• Designate the “glue” of the group, both musically and interpersonally.  When a band performs, even if all members are technically equal, there is at least one musical leader – someone who controls the tempo and the song order – and everyone else usually listens out for them.  The best-case scenario for a musical leader = drummer or bassist, since they’re the rhythmic backbone of music, but this isn’t always what happens.  Consider musical ability, likability, and leadership qualities when making this decision.
  • Understand the structure of a typical practice.  First things first: everyone hooks up sound equipment, banter, etc.  They discuss what songs they’re doing, usually.  Either they have a setlist (for an upcoming performance), they’re goofing around (usually other people’s songs), or they’re learning/writing new songs.  A setlist practice is usually start-to-finish, first song to the last – sometimes they’ll start with the hardest song, then the other songs, then revisit the hardest song again.  Learning new songs involves a lot of stopping, depending on the perfectionist quality of the “leader” type.  In either type of practice, struggling with new/difficult songs creates frustration, exhaustion, and distraction.  This can create conflict.
  • Instruments are frickin’ heavy.  Singing exhausts your voice after a while.  Drums start to hurt your ears.  People get tired and off-rhythm and things start to sound rough toward the end of a long practice.  Some bands stop before this point, and some bands don’t stop until this point.  Once people are irritable and tired and/or hungry, their personality is exaggerated – which is the best time for conflict.
  • Understand that only some band members are Musicians.  Some people have a strong music background and love listening to music; some people have a strong image for what they want the band to be, and know what sound they’re developing.  Some people make creative music, and some people have more of a science to it.  Some people are in the band for the ride, the attention, the fun.  Some people join into a band temporarily, or join specifically to fix a problem (i.e. every sound man ever), and some people join to be with friends.  Don’t typecast them as all musical-geniuses.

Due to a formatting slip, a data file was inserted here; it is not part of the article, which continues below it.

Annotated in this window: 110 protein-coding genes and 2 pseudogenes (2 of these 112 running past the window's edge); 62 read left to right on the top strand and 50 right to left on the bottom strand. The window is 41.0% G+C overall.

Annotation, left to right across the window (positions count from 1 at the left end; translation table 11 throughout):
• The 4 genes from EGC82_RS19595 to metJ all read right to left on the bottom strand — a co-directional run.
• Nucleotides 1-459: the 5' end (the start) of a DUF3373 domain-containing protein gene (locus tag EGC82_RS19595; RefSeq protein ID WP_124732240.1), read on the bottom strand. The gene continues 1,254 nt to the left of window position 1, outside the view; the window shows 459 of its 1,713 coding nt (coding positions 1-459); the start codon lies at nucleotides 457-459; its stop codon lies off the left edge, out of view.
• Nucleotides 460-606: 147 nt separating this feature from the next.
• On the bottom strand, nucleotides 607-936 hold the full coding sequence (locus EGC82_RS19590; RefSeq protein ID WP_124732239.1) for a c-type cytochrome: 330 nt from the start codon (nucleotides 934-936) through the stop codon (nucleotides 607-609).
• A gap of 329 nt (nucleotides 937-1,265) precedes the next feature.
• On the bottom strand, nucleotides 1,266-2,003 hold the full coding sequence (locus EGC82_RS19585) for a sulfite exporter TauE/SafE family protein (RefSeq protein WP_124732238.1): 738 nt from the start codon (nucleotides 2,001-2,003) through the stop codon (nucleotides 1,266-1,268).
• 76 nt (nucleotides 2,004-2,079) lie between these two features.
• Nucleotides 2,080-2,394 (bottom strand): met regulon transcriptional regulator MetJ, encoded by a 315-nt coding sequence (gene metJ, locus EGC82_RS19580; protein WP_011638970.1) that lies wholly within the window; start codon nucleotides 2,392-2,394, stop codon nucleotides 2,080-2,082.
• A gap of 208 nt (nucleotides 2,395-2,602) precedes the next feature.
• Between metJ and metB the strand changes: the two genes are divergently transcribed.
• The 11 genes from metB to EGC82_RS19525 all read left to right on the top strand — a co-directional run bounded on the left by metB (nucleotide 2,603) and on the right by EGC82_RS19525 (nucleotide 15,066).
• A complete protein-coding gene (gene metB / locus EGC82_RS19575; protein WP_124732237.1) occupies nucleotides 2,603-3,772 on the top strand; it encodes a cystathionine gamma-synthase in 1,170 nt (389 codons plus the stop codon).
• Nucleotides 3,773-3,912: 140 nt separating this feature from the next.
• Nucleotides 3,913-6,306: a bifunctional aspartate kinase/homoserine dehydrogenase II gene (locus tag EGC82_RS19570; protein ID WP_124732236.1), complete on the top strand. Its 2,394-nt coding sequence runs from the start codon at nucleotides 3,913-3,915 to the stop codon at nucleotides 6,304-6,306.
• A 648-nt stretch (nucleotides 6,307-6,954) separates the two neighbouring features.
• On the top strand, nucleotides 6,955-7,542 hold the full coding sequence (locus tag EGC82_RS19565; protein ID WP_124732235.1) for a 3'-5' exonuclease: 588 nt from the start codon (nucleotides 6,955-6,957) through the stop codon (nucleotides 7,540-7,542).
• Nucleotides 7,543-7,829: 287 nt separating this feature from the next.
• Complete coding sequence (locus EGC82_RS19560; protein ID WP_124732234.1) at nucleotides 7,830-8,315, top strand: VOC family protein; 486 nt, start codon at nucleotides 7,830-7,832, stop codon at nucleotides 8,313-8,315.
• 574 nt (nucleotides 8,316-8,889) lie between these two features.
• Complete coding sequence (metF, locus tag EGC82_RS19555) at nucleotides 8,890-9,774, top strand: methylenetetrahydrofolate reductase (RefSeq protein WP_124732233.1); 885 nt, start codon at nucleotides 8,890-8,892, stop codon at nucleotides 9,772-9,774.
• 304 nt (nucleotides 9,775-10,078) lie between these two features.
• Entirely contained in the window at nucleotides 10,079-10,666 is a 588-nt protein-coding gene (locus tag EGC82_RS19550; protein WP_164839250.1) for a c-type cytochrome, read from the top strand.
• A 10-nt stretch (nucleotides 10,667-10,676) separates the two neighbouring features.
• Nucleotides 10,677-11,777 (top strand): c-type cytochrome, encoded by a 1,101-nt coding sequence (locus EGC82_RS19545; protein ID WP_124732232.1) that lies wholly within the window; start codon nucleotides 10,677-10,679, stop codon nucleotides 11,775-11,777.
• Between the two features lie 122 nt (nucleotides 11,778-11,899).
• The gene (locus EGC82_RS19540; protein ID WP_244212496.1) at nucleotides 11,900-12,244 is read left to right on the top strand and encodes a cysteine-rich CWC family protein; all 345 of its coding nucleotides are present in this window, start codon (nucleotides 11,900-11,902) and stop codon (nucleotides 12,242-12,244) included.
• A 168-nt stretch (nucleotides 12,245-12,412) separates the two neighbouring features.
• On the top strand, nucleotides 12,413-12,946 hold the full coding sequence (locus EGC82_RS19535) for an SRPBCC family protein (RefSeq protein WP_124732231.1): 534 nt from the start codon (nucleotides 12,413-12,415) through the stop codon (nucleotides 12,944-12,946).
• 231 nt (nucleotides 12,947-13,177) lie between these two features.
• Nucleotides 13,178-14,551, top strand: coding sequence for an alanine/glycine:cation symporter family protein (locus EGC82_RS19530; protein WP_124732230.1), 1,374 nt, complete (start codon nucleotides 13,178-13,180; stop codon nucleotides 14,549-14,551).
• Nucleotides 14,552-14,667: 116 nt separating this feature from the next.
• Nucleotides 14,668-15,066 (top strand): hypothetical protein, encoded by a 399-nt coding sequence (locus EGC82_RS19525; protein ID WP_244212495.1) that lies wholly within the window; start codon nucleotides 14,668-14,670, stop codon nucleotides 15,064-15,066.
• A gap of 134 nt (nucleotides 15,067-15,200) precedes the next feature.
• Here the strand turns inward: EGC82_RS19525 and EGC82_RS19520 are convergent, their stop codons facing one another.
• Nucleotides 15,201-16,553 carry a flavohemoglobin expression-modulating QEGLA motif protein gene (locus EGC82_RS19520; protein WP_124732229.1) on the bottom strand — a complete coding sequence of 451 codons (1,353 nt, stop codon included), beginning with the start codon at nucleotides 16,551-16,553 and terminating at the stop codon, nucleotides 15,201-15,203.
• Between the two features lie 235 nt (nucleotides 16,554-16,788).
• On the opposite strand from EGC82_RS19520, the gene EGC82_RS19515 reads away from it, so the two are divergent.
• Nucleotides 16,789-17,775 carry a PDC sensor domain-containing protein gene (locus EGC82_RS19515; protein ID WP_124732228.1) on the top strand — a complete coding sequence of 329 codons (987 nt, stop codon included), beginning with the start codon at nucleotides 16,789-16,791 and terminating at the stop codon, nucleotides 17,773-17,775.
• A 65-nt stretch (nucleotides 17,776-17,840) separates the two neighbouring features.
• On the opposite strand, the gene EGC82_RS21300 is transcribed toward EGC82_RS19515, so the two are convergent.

I also have this post I wrote about musicians, so take a look if you’d like!

This is all I could think of at the moment, but if you need more help, my inbox is always open!  I wish you good luck and fun writing :)


If you need advice on general writing or fanfiction, you should maybe ask me!

anonymous asked:

I always get an idea but then never want to write in it after I've done quite a bit of world building. Even if I've written a passage beforehand I can't ever continue. Any advice?

Can you identify what it is that stops you? There might be any number of solutions depending on the broader problem.

Problem: You’re not sure where to go from here. Maybe the worldbuilding is sound, but you have no plot. Or, you have a plot, but it took a hard left out of the outline a while ago and now you’re directionless.

  • Possible solutions: If a lack of a “road map” bothers you, spend some time making a new one. Make several, and see which trip you like best. Even if you only end up writing one, writing an outline of things that would never, ever happen can be a great way to get yourself moving creatively.

Problem: You’re bored with the idea. The idea was awesome while you were writing it down. Now that you have it all out on paper, it doesn’t look as impressive. It’s not fun anymore.